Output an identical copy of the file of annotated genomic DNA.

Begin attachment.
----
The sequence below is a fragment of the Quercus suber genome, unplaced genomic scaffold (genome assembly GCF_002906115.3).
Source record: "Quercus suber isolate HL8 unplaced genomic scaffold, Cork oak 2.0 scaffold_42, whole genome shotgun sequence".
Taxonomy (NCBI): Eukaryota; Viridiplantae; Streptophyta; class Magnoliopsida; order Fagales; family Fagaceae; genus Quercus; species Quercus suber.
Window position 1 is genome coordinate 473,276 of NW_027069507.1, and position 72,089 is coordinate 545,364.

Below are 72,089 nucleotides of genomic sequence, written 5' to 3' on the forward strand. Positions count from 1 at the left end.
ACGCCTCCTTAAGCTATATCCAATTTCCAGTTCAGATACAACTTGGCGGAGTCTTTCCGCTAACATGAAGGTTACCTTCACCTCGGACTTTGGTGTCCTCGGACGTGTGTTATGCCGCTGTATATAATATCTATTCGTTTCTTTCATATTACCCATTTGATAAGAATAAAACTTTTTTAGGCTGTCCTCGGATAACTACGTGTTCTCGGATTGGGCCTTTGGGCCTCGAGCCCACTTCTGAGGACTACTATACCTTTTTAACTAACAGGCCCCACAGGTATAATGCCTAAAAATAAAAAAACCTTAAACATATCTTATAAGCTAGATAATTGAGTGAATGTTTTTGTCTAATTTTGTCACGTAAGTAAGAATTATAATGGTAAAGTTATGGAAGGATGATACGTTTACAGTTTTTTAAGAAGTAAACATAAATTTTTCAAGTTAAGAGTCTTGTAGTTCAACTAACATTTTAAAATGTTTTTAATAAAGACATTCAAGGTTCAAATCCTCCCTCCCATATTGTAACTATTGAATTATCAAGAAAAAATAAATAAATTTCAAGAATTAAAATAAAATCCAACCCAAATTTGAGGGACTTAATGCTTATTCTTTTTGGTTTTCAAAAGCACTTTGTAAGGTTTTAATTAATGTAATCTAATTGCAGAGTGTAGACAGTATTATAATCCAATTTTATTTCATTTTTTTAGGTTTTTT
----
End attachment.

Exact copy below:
The sequence below is a fragment of the Quercus suber genome, unplaced genomic scaffold (genome assembly GCF_002906115.3).
Source record: "Quercus suber isolate HL8 unplaced genomic scaffold, Cork oak 2.0 scaffold_42, whole genome shotgun sequence".
Taxonomy (NCBI): Eukaryota; Viridiplantae; Streptophyta; class Magnoliopsida; order Fagales; family Fagaceae; genus Quercus; species Quercus suber.
Window position 1 is genome coordinate 473,276 of NW_027069507.1, and position 72,089 is coordinate 545,364.

Below are 72,089 nucleotides of genomic sequence, written 5' to 3' on the forward strand. Positions count from 1 at the left end.
ACGCCTCCTTAAGCTATATCCAATTTCCAGTTCAGATACAACTTGGCGGAGTCTTTCCGCTAACATGAAGGTTACCTTCACCTCGGACTTTGGTGTCCTCGGACGTGTGTTATGCCGCTGTATATAATATCTATTCGTTTCTTTCATATTACCCATTTGATAAGAATAAAACTTTTTTAGGCTGTCCTCGGATAACTACGTGTTCTCGGATTGGGCCTTTGGGCCTCGAGCCCACTTCTGAGGACTACTATACCTTTTTAACTAACAGGCCCCACAGGTATAATGCCTAAAAATAAAAAAACCTTAAACATATCTTATAAGCTAGATAATTGAGTGAATGTTTTTGTCTAATTTTGTCACGTAAGTAAGAATTATAATGGTAAAGTTATGGAAGGATGATACGTTTACAGTTTTTTAAGAAGTAAACATAAATTTTTCAAGTTAAGAGTCTTGTAGTTCAACTAACATTTTAAAATGTTTTTAATAAAGACATTCAAGGTTCAAATCCTCCCTCCCATATTGTAACTATTGAATTATCAAGAAAAAATAAATAAATTTCAAGAATTAAAATAAAATCCAACCCAAATTTGAGGGACTTAATGCTTATTCTTTTTGGTTTTCAAAAGCACTTTGTAAGGTTTTAATTAATGTAATCTAATTGCAGAGTGTAGACAGTATTATAATCCAATTTTATTTCATTTTTTTAGGTTTTTT